Christmas Tree Varieties

Scotch Pine

A favorite among Midwest consumers, the Scotch Pine tree remains widely popular. It typically takes about 6-8 years to reach the 7-8 foot height of a fully-grown Christmas tree. The Scotch Pine thrives on sandier soils and does not require fertilizer. The Scotch Pine has a bright green color, excellent needle retention and will remain fresh throughout the holiday season.


The needles of a Scotch Pine are long, approximately one to three inches in length and are attached two at a time to the stem. They are slightly prickly. Scotch pine have excellent needle retention and unlike the needles of spruces, when dried out the needles tend to remain on the branch.

Best for

The Scotch Pine does all the heavy lifting. It has wide-spaced branches that are very stiff and better suited for heavy ornaments. If bigger, bolder lights are your taste, this tree can showcase them easily. Since branches are quite full, displaying delicate or smaller ornaments might not be ideal for these full, sturdy branches. Scotch Pines are moderately fragrant and create that gentle, pleasant pine smell.

White Pine

Similar to the Scotch Pine, the White Pine is also a favorite for its full branches and long needles. In fact, the White Pine has the longest needles at nearly 3-5 inches in length. The White Pine grows well with little fertilization needed and grows to full size in about 6-8 years. The soft green color is the trademark of this tree, and its sticky sap maintains its own unique fragrance, perhaps just slightly stronger than a Scotch Pine.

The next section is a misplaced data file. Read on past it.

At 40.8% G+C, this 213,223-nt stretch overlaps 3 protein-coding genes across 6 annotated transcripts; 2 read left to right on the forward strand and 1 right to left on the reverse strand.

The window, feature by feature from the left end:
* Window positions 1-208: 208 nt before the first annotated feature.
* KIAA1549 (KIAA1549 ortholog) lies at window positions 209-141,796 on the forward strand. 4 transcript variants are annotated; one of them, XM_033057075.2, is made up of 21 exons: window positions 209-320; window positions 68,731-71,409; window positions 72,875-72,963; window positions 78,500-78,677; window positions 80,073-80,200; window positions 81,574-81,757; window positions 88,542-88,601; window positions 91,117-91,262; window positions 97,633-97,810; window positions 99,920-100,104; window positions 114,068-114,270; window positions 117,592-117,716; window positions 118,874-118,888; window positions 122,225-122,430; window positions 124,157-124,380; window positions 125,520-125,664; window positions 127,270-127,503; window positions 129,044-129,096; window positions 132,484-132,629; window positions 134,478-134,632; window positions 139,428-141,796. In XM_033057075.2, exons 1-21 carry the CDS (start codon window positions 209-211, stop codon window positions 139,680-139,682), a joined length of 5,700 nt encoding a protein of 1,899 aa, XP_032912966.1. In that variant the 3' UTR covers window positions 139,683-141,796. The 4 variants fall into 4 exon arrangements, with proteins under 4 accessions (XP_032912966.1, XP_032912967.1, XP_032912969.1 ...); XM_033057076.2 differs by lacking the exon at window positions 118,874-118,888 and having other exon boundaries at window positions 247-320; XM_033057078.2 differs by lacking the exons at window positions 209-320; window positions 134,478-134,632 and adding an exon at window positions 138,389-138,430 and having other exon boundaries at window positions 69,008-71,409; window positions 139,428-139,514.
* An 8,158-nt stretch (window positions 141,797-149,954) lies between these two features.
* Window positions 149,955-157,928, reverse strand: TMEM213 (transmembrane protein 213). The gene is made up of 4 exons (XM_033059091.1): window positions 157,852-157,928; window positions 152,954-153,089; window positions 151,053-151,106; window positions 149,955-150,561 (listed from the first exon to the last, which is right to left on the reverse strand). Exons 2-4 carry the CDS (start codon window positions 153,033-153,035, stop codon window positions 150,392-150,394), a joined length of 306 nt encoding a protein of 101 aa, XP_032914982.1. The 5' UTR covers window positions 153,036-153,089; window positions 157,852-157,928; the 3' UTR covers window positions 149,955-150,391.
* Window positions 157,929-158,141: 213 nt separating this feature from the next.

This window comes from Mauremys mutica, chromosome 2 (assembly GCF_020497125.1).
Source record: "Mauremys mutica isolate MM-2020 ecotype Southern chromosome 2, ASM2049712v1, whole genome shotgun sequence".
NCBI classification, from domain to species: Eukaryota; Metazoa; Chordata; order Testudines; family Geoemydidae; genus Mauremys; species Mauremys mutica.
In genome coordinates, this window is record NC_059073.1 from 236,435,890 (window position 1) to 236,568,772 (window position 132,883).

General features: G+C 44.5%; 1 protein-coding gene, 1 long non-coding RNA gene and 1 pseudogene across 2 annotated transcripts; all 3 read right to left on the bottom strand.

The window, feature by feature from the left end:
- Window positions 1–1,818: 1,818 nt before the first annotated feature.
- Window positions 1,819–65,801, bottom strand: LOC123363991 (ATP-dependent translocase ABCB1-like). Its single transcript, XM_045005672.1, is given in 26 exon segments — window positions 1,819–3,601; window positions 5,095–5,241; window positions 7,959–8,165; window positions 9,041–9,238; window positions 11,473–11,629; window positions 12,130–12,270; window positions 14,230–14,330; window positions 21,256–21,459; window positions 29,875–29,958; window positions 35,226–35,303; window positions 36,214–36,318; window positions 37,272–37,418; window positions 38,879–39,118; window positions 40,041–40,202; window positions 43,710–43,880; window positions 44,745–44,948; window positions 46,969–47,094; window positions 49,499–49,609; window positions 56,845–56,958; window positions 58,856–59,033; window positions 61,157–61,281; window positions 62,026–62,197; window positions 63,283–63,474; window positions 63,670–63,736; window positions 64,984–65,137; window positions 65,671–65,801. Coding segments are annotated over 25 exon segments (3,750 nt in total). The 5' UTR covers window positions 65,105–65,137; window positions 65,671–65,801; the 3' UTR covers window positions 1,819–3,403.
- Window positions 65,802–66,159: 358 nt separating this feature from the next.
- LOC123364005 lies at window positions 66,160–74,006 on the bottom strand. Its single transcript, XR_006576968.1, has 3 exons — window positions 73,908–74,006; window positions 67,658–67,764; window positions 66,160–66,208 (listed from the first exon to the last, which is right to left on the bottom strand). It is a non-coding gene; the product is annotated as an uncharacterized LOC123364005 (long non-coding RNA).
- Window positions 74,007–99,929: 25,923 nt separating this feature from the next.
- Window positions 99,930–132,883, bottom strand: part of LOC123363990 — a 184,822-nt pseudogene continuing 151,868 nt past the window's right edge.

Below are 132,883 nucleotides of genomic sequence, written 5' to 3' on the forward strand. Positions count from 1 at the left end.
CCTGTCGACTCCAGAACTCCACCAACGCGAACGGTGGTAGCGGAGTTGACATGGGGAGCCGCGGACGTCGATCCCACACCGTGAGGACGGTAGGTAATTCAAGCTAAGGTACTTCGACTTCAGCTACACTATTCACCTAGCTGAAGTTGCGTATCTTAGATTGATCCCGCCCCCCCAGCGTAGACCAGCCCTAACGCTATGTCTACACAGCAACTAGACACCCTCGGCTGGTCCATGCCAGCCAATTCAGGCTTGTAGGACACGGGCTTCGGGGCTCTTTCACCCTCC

White Pine needles are long (nearly 3-5 inches) and very soft. They are attached to branches in bundles of 5 needles. It makes a soft full tree and the needles are retained well on the branch.

Best for

Because the branches and needles of a White Pine are soft and full, this is an excellent tree for displaying light ornaments and light-weight lights. They are not well-suited for heavy ornaments or lights.

Fraser Fir

Out of all the varieties of Christmas trees, the Fraser Fir is considered very fragrant and with beautiful coloring. The Fraser Fir is a dark green tree with a silver coloring on the underside of the needle adding depth of color when displaying. The Fraser Fir requires a bit more care as it grows. While the Scotch Pine and White Pine both take 6-8 years to reach Christmas tree size, the Fraser Fir often takes a little longer at 7-10 years. This is due to needing more resources to flourish, like fertilizer and frequent mowing of surrounding vegetation.


The needles of a Fraser Fir are short and soft to the touch. These needles have a unique blend of dark green with silver tone underneath the needle, making it look vibrant and colorful. The strength of this tree is that it holds needles exceptionally well. Stiff branches are the Fraser Firs trademark making them easy to hold all types of ornaments. Branches are also more open so you can display ornaments easily.

Best for

A Fraser Fir is your all-purpose tree and you can’t go wrong with it.It holds all types of ornaments big and small, light and heavy. The tree has the space to showcase ornaments well, and to display lights brightly. The effort it takes to grow a Fraser Fir is worth the energy after you see its blend of dark green and silver coloring. With solid needle retention, you will spend more time enjoying this tree than cleaning up after it.

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